I’d been meaning to read K.A.Bedford for some a long time, an author of the gritty sf-noir that I go for. So when his novels became available in eBook form, I downloaded a copy of his 2003 debut, “Orbital Burn,” which features an animated corpse as a down on her luck detective, working her last case before she falls to pieces (literally) for an augmented dog named “Dog,” who is searching for the human he’s psychically linked to, a boy named…”Boy.” Oh, and meanwhile, planet-killer asteroid is cruising in to obliterate the scene of the crime.
I got most of the way through it, but choked towards the end and tossed it aside. Terrible? No, not especially, clunky is the word I often use on books like this, but in retrospect, it was a credible effort. Not a brilliant bit of writing, but it just didn’t hold me to the end.
Which is ironic, because the end figures in the setup for Bedford’s second novel, “Eclipse” set a few generations later in the same universe, and when it’s mentioned all I could think was, “Really?” Still, for $2.99, the Kindle price, it’s better than getting mugged in a space elevator.
I don’t recall whether I zoned on the author’s name when I picked the second book up or decided that a novel about a new space academy graduate shipping out on his first assignment might be more fun than the decomposing detective in his first. I may have had it backwards.
Unfortunately, all through “Eclipse,” I kept hoping things were going to turn around for the main character, James Dunne, who finds himself on a deep space military vessel with a madman for a captain and a sadist for a first officer, but it never happens. At least he’s a bright kid with a positive attitude who hasn’t let the apparently corrupt system break him, and he’s got a shot at a relationship with Socha, the bright, attractive, and spunky engineering officer from his class and assigned to the ship.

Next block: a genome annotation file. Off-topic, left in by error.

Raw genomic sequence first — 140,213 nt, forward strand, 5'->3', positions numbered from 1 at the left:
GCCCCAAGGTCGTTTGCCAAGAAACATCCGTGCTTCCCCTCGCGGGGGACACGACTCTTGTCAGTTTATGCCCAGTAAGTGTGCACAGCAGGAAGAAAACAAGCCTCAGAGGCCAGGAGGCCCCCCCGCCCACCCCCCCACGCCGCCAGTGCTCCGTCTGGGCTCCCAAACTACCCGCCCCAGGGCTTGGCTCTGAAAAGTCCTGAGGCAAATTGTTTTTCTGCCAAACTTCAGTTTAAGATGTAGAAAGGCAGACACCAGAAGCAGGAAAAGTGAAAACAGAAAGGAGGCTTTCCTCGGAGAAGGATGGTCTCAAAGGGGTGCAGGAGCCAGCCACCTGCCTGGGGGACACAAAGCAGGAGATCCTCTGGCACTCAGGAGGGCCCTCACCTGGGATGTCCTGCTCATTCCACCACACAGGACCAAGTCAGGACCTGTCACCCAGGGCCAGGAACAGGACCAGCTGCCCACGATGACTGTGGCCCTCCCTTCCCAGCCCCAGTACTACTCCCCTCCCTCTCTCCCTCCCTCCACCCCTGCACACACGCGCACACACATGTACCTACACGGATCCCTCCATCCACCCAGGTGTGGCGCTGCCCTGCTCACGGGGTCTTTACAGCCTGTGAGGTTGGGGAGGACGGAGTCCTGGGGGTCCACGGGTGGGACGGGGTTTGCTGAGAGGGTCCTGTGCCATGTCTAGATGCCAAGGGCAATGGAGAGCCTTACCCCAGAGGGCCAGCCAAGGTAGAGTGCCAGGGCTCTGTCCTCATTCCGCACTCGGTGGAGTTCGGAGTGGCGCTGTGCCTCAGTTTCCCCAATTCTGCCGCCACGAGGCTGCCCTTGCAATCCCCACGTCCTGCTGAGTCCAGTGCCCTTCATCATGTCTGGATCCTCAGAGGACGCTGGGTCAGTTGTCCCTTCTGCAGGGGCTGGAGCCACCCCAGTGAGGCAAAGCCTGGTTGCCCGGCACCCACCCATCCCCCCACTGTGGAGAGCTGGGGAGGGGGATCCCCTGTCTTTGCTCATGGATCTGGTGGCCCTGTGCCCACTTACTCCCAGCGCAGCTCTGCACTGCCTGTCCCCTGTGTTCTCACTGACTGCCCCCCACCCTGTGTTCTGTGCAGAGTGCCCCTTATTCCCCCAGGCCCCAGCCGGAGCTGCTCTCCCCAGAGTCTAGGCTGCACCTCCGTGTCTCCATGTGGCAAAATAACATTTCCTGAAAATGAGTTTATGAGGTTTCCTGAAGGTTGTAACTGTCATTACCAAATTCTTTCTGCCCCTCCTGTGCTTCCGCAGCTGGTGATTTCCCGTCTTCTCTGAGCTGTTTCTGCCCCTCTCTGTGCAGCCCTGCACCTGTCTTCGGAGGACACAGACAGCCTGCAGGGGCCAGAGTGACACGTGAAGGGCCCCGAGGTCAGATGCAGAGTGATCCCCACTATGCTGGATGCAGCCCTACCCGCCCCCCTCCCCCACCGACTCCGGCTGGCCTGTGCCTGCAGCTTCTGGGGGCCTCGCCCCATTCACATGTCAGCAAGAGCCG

What James hadn’t counted on was pervasive corruption in “Her Majesty’s Navy,” and his best efforts to protect Socha put her at risk and him in the ship’s infirmary. Throughout the book he keeps “accidentally” falling down stairs and winding up back there, often brought in by a most concerned exec, who the doc knows is the real source of our boy’s injuries, but knows there isn’t any point in challenging the senior officers.
When the warship finds itself in a first contact situation, James is sent aboard what looks to be an alien derelict to scout out the ship because none of the other officers are willing to risk their necks and the captain figures James’ neck is more than a little disposable. When James and the science team are done poking through a ship filled with alien sludge, they’ve found several live aliens, who look like overgrown insects, which they bring back to the ship.
Wouldn’t you know that the captain has a deep seated phobia against insects; especially ones that might just have telepathic powers. Finding the alien vessel was just bad luck for the captain and aliens alike. So bad that there’s some suspicion that it wasn’t luck at all. What follows isn’t pretty for anyone, especially for the aliens, and it just keeps getting worse, including some off-screen torture, genocide, rape, and the loss of pretty much everything our boy cares about.
Perhaps we shouldn’t be shocked. Winston Churchill, is credited with having said of naval tradition that “it’s nothing but rum, sodomy and the lash.” Though he denied it, regretfully.
By the end of “Eclipse” there’s nothing much left to save, but Bedford drops a “Deus Ex Machina” in just the same, though to no real purpose as far as we can see.
Lots of authors have put newbie spacers in tough spots like that and had the ship and crew straightened out by the middle of the book. Take academy graduate Ishmael Wang of Nathan Lowell’s Solar Clipper series, for example. When Ish steps aboard his first assignment the captain and first officer are every bit as bad as Rudyard and Fergusen on the Eclipse. Ish isn’t all that different from James, and the officers he’s up against are vicious, brutal and happy to employ muscle to soften up a new officer, but he’s got the author on his side, and he builds up allies everywhere he goes. So does James, but Bedford’s view is so dark that even the good he finds is tainted with bad, and things just keep getting worse throughout the book.
You could make a case that Bedford is noir-realism rather than romantic fiction, and you’d get no argument from me. In the end, the authors powers of prose and persuasion simply aren’t equal (here at least) to the challenge of making corruption compelling.
I may have to go back and finish “Orbital Burn,” which actually had a more endearing cast of characters, despite the central figure being dead.
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